So. You have an eight year old and you think he might be talented, another Artur Rubinstein, or just wants to play for his own amusement - Do you REALLY want to do this ?
We make a great deal of business out of peoples' mistakes. There is so much more to buying a piano that browsing through the newspaper or looking on the internet and hoping for the best.
How long does a piano last?
Contrary to popular belief, pianos do not last forever. Their life expectancy is directly determined by the quality and quantity of applied tuning and maintenance that they have received over the years. Pianos that have dried out "up country" often have structural faults and are best avoided. This is why it is so important to know the history of what you are buying.
Dangers of buying a piano privately
If you want to buy a piano privately or from a dealer, it's no problem. We will look at it for you (for a reasonable fee) give it a thorough inspection, play it, and give you an open, honest appraisal. If you buy it, you've got to have it moved, tuned and possibly serviced and this is what we do for a living.
Most pianos that are advertised in the newspapers or the internet and nearly all sold at auction have something wrong with them or have been tarted up for sale; or, are just plain old, clapped out pianos. Bargains don't exist at the bottom end of the market, only liabilities.
Buying a piano by looks
Playing the piano is about developing technique - like learning to touch type. If you give a child a lousy piano to learn on it's like tying their hands and feet together, throwing them in the pool and saying "when you can swim I'll untie your hands and feet" - the child might learn to float but will never develop any reasonable style or win any races. In fact it will hardly be surprising when the child gives up. "See, I said it would be a five minute wonder" - Not really fair is it?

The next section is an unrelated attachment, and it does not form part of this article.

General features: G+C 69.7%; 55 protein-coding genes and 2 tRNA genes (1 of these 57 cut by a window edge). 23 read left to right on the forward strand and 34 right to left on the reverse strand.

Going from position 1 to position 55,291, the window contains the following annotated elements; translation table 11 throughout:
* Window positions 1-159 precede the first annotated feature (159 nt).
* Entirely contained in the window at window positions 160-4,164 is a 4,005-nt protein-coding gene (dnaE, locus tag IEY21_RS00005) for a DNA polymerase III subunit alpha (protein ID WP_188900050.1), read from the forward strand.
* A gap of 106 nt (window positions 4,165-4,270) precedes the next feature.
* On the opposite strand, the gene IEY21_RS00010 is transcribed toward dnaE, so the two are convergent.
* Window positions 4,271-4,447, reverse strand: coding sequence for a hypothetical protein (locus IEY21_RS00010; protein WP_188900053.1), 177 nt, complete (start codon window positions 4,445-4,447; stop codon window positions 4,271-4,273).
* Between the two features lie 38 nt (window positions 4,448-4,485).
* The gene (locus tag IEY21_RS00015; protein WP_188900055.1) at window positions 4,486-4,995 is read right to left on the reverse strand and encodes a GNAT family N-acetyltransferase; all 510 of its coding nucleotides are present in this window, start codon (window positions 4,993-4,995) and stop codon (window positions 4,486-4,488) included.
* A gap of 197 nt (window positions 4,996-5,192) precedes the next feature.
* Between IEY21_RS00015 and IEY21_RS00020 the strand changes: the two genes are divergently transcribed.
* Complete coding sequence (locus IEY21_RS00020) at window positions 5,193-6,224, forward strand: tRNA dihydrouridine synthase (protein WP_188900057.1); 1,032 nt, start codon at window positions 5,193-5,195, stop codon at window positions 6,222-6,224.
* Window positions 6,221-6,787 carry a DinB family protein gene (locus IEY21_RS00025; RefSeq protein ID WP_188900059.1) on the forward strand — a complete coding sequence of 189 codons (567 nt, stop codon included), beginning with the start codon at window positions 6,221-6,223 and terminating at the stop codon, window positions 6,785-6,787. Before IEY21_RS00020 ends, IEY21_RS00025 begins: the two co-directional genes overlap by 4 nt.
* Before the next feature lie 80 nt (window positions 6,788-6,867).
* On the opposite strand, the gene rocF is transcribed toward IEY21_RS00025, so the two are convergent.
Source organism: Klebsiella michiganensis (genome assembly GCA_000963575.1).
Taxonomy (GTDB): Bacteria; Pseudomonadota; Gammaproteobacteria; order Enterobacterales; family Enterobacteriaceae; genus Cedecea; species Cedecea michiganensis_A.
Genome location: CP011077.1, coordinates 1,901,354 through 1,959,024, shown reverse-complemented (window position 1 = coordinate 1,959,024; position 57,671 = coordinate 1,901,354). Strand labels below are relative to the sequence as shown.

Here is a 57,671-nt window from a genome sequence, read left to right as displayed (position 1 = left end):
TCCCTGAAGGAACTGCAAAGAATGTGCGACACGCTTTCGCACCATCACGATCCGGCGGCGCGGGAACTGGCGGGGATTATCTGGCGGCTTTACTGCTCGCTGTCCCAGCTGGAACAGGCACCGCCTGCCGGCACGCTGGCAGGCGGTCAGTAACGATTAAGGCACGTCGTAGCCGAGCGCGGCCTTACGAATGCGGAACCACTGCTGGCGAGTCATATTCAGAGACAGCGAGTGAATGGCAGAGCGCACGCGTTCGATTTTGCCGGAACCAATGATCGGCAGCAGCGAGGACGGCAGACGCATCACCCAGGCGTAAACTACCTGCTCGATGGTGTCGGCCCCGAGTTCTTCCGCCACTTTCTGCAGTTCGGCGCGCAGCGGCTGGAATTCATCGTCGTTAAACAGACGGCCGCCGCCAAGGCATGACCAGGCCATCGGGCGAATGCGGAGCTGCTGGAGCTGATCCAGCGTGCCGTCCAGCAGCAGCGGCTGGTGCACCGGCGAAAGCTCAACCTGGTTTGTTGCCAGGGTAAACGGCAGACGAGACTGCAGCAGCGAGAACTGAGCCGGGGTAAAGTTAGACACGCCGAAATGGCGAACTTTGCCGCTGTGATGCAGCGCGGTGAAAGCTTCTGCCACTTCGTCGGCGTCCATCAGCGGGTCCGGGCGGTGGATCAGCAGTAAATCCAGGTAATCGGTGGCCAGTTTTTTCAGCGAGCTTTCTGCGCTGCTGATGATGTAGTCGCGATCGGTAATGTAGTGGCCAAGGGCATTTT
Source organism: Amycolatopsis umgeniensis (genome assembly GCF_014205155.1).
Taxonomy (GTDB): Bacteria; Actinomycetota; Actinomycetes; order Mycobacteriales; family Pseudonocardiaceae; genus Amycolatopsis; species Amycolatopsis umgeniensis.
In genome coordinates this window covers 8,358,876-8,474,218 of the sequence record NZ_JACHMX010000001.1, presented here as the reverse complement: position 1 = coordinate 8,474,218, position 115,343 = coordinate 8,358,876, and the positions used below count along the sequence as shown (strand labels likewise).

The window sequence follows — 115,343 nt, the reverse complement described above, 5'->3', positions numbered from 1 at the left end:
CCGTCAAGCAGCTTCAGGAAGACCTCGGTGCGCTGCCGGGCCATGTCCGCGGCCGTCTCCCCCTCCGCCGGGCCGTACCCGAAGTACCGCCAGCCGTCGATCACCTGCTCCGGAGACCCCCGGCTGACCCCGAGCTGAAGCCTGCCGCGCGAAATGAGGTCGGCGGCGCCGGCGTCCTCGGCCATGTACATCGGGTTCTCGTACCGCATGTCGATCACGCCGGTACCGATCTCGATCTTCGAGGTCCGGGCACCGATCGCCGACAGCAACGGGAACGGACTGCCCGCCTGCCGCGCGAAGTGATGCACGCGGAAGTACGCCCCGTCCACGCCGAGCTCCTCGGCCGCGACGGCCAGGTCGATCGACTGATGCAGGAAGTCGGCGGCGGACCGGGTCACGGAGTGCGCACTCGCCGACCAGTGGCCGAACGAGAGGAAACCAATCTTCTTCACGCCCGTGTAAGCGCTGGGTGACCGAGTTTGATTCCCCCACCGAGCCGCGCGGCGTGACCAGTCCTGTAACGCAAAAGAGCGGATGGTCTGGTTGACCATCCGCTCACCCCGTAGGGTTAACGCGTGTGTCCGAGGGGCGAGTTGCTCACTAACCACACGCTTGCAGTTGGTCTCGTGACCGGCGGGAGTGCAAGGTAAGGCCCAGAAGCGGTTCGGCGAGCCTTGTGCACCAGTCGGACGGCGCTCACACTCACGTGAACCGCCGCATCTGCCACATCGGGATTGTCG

Value for money
Far too many people buy a piano for what it looks like. It has got to be said that this is crazy! - you're not buying a dining room table, but a musical instrument that works under 20 tons of pressure and has thousands of moving parts. So OK, you care about what you put in your home, and if you have a printing press for money you can have what you want; but if you're buying a piano with a restricted budget, for a child to learn on, surely it makes good sense to put the most amount of money you have into buying a structurally & mechanically sound instrument that will give your child the best possible chance of actually achieving something, not cost you an arm and a leg on maintenance bills and be re-saleable easily if the child gives up. Not so ? You can always trade-up later.
Reality of Learning
If you buy an old car with 300,000km on the clock you don't need to be Einstein to work out that it's going to cost you a lot of money somewhere down the line. If you KNOW that fillet steak is around R 200.00 per kilo and someone, somewhere, is offering YOU some at R 60.00 a kilo, there has to be a catch, YES ? Obvious really, and common sense, isn't it? Yet every week some naive person gets caught! And, here's the worst part - it's another poor child's musical career "down the tubes". Playing the piano is 5% talent and 95% work (just like most things in life). The pre-requisites are a good piano that is responsive and will therefore allow you to develop a technique, a Good teacher who will inspire you, and self-discipline or dedication.
Fact! Its more important whom you deal with than what you buy!